More sunshine for Ireland as storms hit parts of Europe

Temperatures will rise to 25 degrees and it is set to get even warmer next week

Dublin office workers stopped to watch teenagers jump into the river Liffey on their lunch hour, as they jumped from quayside buildings cooling off on one of the hottest days of the year. Temperatures are expected to soar to 23 degrees this week. Video: Bryan O'Brien


Storms are wreaking havoc across parts of Europe as Ireland’s calm and sunny weather is set to continue into next week.

Sunglasses, sunscreen and a hat will be every Irish person’s best friend on Tuesday with temperatures reaching 23 degrees.

Fog cleared during the morning for a dry and sunny day across the country, although it will be cooler along the north and northwest coast due to northerly winds.

Met Éireann forecasters predict the sunny and dry weather will continue through to the bank holiday weekend with temperatures rising to 25 degrees. It is set to get even warmer next week.

While Ireland is basking in the sun, parts of Europe are experiencing rain, hail and storms.

Rain wiped out day nine of the French Open, the first time in 16 years that a day’s play at Roland Garros was called off due to downpours.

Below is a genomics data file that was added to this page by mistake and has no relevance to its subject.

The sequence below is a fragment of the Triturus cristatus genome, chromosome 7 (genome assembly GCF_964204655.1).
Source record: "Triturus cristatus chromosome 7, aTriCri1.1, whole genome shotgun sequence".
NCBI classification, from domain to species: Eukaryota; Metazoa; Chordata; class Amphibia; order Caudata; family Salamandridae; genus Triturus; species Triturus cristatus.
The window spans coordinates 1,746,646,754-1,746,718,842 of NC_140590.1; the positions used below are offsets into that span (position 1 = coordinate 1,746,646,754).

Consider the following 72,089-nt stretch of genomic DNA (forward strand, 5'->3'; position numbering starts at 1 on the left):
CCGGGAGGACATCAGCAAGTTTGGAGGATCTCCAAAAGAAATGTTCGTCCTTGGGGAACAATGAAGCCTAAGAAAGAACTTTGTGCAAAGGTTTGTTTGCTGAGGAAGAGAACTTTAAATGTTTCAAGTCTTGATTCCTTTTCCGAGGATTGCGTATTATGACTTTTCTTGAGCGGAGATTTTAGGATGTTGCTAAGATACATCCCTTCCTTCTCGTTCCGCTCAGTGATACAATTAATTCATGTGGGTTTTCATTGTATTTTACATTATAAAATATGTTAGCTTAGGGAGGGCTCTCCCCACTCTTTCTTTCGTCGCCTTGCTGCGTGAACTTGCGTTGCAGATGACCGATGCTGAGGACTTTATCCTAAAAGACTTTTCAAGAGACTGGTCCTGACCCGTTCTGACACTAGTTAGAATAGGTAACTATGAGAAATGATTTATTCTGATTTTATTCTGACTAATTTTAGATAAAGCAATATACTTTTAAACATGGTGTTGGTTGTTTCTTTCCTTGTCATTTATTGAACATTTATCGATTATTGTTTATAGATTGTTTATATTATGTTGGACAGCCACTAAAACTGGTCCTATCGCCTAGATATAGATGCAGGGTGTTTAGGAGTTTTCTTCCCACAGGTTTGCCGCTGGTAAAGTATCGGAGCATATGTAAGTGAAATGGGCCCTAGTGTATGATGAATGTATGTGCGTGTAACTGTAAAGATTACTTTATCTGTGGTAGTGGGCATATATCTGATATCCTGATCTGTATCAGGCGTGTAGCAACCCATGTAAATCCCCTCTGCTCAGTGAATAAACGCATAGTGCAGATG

Southwestern Germany is coping with floods and mudslides after torrential rains in recent days.

Across the water, the UK Met Office has issued weather warnings as London is set to be hit with thunder storms, heavy winds and rain this week.

In Ireland, the rest of the week and weekend is set to be sunny and dry with light breezes.

Tuesday night will have some mist or shallow fog patches with lowest temperatures between 6 to 10 degrees.

Hotter weather is expected on Wednesday with the mercury rising to 24 degrees.

Thursday looks likely to be cloudier and cooler with some light showers and temperatures between 14 to 22 degrees.

However, the bank holiday weekend will be warmer and generally dry across the country.

The Irish Coast Guard, the RNLI and Irish Water Safety are warning people to be careful in or near water.

The organisations said there had been a “significant rise” in maritime recreational incidents over the weekend due to the good weather.

Eugene Clonan, Coast Guard chief of operations , said there had been a noticeable increase in the number of calls over the weekend,

“Sunday was particularly busy with 23 calls in response to maritime recreational incidents,” he said.

Gareth Morrison, RNLI lifesaving delivery manager, said there had also been an increase of callouts for lifeboats.

“Many of these incidents relate to leisure activities where a nice day out has unfortunately ended in a call for help,” he said.

“ Seeking some simple advice before you take to the water or coastline could make all the difference.”